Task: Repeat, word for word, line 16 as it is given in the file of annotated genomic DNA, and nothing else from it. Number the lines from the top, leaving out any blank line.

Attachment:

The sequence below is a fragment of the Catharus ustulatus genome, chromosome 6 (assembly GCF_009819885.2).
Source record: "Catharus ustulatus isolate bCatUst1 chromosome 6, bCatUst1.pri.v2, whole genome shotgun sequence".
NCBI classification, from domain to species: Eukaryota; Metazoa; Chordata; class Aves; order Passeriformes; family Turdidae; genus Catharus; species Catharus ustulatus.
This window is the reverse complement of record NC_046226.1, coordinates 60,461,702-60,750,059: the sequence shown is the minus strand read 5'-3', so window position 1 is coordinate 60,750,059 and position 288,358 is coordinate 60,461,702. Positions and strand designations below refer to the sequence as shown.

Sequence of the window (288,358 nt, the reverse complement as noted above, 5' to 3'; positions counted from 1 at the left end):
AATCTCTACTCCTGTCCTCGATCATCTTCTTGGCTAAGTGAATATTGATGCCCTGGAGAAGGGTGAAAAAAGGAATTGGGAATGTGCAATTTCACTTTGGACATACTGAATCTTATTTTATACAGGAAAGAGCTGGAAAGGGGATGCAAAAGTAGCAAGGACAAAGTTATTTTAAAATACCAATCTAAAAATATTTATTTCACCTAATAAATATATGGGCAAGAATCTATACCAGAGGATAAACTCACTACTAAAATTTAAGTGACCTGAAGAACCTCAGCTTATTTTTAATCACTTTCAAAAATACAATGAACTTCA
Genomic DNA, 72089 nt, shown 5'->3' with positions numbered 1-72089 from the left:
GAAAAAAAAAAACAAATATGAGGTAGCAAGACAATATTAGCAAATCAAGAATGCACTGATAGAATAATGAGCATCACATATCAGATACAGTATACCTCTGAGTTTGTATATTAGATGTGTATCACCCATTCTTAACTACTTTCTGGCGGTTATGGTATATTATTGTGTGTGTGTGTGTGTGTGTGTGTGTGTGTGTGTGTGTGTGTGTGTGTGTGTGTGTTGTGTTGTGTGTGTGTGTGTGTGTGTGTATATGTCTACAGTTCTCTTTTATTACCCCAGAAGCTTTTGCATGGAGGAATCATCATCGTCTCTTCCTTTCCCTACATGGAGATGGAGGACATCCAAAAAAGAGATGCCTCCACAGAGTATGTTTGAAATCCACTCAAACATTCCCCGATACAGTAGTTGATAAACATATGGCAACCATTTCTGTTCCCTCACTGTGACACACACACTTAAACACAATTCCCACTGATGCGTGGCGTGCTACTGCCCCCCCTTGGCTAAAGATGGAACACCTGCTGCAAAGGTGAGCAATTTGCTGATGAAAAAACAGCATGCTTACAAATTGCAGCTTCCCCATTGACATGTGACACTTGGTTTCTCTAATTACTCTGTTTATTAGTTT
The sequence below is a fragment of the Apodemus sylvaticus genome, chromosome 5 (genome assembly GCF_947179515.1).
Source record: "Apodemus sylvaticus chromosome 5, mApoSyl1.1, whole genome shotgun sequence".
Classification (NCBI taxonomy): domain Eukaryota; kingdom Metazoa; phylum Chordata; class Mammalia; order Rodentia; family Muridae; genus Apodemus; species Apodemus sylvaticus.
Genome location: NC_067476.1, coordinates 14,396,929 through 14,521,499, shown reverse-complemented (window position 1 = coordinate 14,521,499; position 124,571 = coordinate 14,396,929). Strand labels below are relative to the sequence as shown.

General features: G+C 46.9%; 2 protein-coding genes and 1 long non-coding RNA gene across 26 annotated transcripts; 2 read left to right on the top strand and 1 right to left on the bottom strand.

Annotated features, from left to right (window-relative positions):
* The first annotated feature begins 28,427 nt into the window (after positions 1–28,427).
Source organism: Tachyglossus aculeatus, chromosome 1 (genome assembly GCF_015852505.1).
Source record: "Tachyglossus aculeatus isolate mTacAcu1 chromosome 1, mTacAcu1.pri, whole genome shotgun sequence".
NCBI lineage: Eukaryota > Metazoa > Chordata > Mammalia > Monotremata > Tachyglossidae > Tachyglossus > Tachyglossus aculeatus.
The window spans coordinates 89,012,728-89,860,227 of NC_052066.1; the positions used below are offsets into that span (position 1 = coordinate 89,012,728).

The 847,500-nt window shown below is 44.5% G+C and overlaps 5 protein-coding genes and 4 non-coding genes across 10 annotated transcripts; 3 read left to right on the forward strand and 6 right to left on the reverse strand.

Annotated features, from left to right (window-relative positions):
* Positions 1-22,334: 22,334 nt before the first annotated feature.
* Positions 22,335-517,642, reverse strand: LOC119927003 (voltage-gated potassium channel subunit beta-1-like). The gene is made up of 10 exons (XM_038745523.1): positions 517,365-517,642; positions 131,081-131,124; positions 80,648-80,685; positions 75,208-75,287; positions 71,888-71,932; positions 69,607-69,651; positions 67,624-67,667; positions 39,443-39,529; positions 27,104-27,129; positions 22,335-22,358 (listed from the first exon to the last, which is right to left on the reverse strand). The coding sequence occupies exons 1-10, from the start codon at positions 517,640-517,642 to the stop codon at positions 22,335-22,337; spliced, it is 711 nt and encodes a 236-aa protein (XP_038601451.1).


Source organism: Tachyglossus aculeatus, chromosome 1 (genome assembly GCF_015852505.1).